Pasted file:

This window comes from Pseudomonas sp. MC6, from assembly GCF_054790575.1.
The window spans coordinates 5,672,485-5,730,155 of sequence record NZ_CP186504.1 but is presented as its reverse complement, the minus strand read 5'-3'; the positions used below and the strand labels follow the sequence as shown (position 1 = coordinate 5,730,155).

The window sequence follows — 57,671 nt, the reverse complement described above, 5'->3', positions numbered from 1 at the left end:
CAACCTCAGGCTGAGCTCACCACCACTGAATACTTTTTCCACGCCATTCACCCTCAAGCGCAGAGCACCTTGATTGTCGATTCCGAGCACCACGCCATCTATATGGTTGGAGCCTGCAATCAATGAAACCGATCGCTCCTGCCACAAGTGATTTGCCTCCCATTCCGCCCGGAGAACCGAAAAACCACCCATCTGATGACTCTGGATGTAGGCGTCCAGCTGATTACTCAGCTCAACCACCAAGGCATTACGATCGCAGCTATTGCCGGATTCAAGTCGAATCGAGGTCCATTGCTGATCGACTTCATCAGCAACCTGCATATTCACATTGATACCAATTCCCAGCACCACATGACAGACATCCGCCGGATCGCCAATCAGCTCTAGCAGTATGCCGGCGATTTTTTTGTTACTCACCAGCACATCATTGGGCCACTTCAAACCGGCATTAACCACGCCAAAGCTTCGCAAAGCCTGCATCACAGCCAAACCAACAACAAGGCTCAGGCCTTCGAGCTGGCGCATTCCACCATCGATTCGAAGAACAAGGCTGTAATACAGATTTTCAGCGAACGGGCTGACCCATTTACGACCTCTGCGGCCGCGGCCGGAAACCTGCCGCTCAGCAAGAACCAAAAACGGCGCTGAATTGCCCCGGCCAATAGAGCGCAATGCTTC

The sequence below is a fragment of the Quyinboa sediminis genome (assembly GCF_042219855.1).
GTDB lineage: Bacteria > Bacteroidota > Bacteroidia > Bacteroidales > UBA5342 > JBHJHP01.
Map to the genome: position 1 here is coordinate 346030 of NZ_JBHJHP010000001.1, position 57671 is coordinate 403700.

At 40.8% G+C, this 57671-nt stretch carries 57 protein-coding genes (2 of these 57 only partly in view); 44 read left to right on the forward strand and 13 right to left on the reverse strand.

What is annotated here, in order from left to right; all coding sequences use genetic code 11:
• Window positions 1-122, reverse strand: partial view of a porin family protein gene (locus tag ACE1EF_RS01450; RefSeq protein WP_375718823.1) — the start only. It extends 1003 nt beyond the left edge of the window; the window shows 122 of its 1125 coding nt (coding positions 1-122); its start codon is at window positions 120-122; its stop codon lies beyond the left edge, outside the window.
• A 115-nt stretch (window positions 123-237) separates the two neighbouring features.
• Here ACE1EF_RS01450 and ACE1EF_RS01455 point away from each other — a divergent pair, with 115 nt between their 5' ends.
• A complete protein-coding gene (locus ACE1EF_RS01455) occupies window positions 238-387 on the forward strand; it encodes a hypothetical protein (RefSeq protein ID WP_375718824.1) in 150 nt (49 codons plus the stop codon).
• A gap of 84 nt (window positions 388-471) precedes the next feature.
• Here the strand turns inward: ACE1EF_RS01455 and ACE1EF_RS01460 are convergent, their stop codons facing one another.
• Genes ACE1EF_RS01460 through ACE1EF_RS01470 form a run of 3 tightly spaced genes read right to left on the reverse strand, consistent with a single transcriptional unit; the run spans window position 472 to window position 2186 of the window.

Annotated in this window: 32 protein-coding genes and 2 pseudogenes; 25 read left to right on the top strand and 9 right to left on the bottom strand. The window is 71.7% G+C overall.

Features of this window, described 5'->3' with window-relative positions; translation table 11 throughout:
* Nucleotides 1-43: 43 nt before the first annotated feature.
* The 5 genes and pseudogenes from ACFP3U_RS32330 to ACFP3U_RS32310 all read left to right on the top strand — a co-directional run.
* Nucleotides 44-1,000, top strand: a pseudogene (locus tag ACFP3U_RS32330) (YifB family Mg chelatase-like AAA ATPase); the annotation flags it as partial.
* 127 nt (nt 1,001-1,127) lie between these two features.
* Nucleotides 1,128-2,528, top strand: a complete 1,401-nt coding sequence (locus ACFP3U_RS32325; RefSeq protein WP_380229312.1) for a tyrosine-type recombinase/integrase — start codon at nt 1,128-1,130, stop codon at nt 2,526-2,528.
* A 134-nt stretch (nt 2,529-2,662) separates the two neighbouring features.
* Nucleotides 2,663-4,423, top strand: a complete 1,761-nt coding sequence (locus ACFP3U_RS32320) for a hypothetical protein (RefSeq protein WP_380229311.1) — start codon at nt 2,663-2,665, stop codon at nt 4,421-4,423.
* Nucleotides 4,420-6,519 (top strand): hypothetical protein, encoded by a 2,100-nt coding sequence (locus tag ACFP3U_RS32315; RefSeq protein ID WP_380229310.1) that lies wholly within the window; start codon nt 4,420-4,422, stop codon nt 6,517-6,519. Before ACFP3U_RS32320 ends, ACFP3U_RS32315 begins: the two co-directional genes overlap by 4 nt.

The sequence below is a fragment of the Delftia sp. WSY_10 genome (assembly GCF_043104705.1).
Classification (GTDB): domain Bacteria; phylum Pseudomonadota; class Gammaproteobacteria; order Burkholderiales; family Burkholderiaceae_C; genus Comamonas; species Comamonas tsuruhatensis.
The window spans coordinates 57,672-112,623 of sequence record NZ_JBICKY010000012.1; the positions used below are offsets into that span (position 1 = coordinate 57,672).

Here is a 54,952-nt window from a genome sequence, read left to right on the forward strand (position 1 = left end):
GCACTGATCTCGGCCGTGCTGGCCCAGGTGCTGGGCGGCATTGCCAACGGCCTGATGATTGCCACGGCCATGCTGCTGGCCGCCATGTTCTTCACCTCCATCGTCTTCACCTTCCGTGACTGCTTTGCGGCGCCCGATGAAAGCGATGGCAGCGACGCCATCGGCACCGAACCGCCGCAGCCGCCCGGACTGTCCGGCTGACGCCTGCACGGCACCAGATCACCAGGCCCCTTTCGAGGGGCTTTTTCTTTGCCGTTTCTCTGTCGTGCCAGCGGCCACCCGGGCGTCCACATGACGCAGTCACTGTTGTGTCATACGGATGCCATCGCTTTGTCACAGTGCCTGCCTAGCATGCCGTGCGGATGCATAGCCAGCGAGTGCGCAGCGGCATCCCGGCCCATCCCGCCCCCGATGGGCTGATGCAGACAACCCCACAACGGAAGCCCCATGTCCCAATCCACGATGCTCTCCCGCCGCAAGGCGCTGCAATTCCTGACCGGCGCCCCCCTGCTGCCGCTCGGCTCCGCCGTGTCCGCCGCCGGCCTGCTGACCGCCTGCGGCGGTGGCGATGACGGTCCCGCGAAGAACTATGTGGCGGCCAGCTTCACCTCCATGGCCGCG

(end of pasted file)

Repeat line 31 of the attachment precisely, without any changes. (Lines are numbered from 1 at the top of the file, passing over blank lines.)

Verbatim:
GCACTGATCTCGGCCGTGCTGGCCCAGGTGCTGGGCGGCATTGCCAACGGCCTGATGATTGCCACGGCCATGCTGCTGGCCGCCATGTTCTTCACCTCCATCGTCTTCACCTTCCGTGACTGCTTTGCGGCGCCCGATGAAAGCGATGGCAGCGACGCCATCGGCACCGAACCGCCGCAGCCGCCCGGACTGTCCGGCTGACGCCTGCACGGCACCAGATCACCAGGCCCCTTTCGAGGGGCTTTTTCTTTGCCGTTTCTCTGTCGTGCCAGCGGCCACCCGGGCGTCCACATGACGCAGTCACTGTTGTGTCATACGGATGCCATCGCTTTGTCACAGTGCCTGCCTAGCATGCCGTGCGGATGCATAGCCAGCGAGTGCGCAGCGGCATCCCGGCCCATCCCGCCCCCGATGGGCTGATGCAGACAACCCCACAACGGAAGCCCCATGTCCCAATCCACGATGCTCTCCCGCCGCAAGGCGCTGCAATTCCTGACCGGCGCCCCCCTGCTGCCGCTCGGCTCCGCCGTGTCCGCCGCCGGCCTGCTGACCGCCTGCGGCGGTGGCGATGACGGTCCCGCGAAGAACTATGTGGCGGCCAGCTTCACCTCCATGGCCGCG